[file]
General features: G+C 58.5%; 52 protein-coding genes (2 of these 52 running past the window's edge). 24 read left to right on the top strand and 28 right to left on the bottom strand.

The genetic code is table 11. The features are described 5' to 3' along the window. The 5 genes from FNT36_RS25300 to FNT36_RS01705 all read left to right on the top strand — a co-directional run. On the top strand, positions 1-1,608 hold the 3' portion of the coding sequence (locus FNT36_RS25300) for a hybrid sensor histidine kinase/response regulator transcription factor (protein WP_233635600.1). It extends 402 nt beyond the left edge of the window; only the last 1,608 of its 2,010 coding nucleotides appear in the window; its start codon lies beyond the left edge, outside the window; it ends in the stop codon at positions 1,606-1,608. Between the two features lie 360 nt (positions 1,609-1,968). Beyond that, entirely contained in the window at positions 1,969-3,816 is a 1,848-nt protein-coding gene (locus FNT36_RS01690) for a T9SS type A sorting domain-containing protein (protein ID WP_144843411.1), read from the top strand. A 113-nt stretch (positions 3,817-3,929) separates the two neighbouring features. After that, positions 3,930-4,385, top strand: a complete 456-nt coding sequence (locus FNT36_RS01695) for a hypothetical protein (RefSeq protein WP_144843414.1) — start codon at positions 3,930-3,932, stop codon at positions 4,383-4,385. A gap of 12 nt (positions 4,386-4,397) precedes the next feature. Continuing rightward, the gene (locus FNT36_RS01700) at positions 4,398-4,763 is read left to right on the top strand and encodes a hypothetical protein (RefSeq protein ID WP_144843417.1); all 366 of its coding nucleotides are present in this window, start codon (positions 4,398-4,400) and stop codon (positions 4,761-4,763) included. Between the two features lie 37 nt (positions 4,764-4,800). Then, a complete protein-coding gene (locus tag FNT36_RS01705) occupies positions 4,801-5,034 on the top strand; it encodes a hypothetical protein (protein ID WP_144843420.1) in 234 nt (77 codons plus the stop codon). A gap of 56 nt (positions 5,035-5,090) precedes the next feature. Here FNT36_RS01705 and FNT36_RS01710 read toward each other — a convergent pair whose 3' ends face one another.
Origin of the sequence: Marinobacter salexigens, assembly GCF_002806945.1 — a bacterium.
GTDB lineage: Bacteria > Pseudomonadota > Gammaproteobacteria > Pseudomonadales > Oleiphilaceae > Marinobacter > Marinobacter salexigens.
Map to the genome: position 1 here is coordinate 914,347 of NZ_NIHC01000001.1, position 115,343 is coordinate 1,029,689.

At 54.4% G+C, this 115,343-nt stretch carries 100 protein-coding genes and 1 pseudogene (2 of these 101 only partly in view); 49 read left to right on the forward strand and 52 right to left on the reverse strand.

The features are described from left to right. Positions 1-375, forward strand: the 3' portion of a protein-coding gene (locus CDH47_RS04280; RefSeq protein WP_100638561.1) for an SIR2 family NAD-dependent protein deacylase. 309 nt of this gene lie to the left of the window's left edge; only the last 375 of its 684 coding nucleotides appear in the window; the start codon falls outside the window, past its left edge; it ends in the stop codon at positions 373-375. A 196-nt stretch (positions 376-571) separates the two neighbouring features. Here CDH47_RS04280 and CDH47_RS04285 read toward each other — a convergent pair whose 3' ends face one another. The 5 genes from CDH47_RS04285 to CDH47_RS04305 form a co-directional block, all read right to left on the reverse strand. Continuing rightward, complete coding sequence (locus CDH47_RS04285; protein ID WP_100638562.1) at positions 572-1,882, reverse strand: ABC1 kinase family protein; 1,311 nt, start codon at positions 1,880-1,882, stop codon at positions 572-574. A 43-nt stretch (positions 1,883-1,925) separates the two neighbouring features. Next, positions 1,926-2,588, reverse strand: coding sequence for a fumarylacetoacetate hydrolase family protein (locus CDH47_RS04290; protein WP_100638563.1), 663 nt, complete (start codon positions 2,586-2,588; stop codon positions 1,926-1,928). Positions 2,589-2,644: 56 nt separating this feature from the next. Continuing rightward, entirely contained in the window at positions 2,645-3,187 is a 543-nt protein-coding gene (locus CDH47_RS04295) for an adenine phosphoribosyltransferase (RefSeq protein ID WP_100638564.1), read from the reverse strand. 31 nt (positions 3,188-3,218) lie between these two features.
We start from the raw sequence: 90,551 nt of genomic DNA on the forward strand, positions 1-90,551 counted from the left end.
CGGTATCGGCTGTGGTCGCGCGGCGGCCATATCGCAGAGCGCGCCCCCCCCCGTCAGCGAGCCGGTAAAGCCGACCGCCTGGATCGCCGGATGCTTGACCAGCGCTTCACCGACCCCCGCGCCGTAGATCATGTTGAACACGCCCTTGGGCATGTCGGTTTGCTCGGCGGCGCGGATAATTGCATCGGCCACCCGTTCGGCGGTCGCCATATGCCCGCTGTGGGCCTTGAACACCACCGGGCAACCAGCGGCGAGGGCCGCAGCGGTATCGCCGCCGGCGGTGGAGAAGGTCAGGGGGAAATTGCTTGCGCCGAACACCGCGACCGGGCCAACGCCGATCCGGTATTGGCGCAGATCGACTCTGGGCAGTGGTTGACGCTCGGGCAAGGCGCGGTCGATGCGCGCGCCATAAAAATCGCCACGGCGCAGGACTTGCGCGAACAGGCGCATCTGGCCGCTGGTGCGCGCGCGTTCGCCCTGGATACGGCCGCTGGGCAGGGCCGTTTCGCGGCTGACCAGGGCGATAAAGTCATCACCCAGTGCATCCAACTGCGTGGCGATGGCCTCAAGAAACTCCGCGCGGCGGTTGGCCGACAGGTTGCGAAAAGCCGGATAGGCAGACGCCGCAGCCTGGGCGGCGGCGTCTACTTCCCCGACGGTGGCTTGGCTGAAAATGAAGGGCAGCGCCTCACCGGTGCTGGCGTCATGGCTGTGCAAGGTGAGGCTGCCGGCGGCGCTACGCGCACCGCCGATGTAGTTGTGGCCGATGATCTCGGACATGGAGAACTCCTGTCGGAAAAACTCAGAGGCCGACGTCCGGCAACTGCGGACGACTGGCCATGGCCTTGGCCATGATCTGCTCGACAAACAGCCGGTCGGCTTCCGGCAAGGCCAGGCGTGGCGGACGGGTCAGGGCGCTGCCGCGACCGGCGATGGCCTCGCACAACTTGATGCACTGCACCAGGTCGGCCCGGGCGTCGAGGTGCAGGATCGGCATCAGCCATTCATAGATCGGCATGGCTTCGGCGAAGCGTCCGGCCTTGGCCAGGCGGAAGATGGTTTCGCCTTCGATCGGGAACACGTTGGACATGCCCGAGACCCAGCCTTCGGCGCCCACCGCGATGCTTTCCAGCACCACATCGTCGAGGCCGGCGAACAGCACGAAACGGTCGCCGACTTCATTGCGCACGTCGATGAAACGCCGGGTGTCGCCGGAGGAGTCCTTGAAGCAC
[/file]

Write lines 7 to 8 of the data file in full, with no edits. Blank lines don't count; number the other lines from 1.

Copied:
The features are described from left to right. Positions 1-375, forward strand: the 3' portion of a protein-coding gene (locus CDH47_RS04280; RefSeq protein WP_100638561.1) for an SIR2 family NAD-dependent protein deacylase. 309 nt of this gene lie to the left of the window's left edge; only the last 375 of its 684 coding nucleotides appear in the window; the start codon falls outside the window, past its left edge; it ends in the stop codon at positions 373-375. A 196-nt stretch (positions 376-571) separates the two neighbouring features. Here CDH47_RS04280 and CDH47_RS04285 read toward each other — a convergent pair whose 3' ends face one another. The 5 genes from CDH47_RS04285 to CDH47_RS04305 form a co-directional block, all read right to left on the reverse strand. Continuing rightward, complete coding sequence (locus CDH47_RS04285; protein ID WP_100638562.1) at positions 572-1,882, reverse strand: ABC1 kinase family protein; 1,311 nt, start codon at positions 1,880-1,882, stop codon at positions 572-574. A 43-nt stretch (positions 1,883-1,925) separates the two neighbouring features. Next, positions 1,926-2,588, reverse strand: coding sequence for a fumarylacetoacetate hydrolase family protein (locus CDH47_RS04290; protein WP_100638563.1), 663 nt, complete (start codon positions 2,586-2,588; stop codon positions 1,926-1,928). Positions 2,589-2,644: 56 nt separating this feature from the next. Continuing rightward, entirely contained in the window at positions 2,645-3,187 is a 543-nt protein-coding gene (locus CDH47_RS04295) for an adenine phosphoribosyltransferase (RefSeq protein ID WP_100638564.1), read from the reverse strand. 31 nt (positions 3,188-3,218) lie between these two features.
We start from the raw sequence: 90,551 nt of genomic DNA on the forward strand, positions 1-90,551 counted from the left end.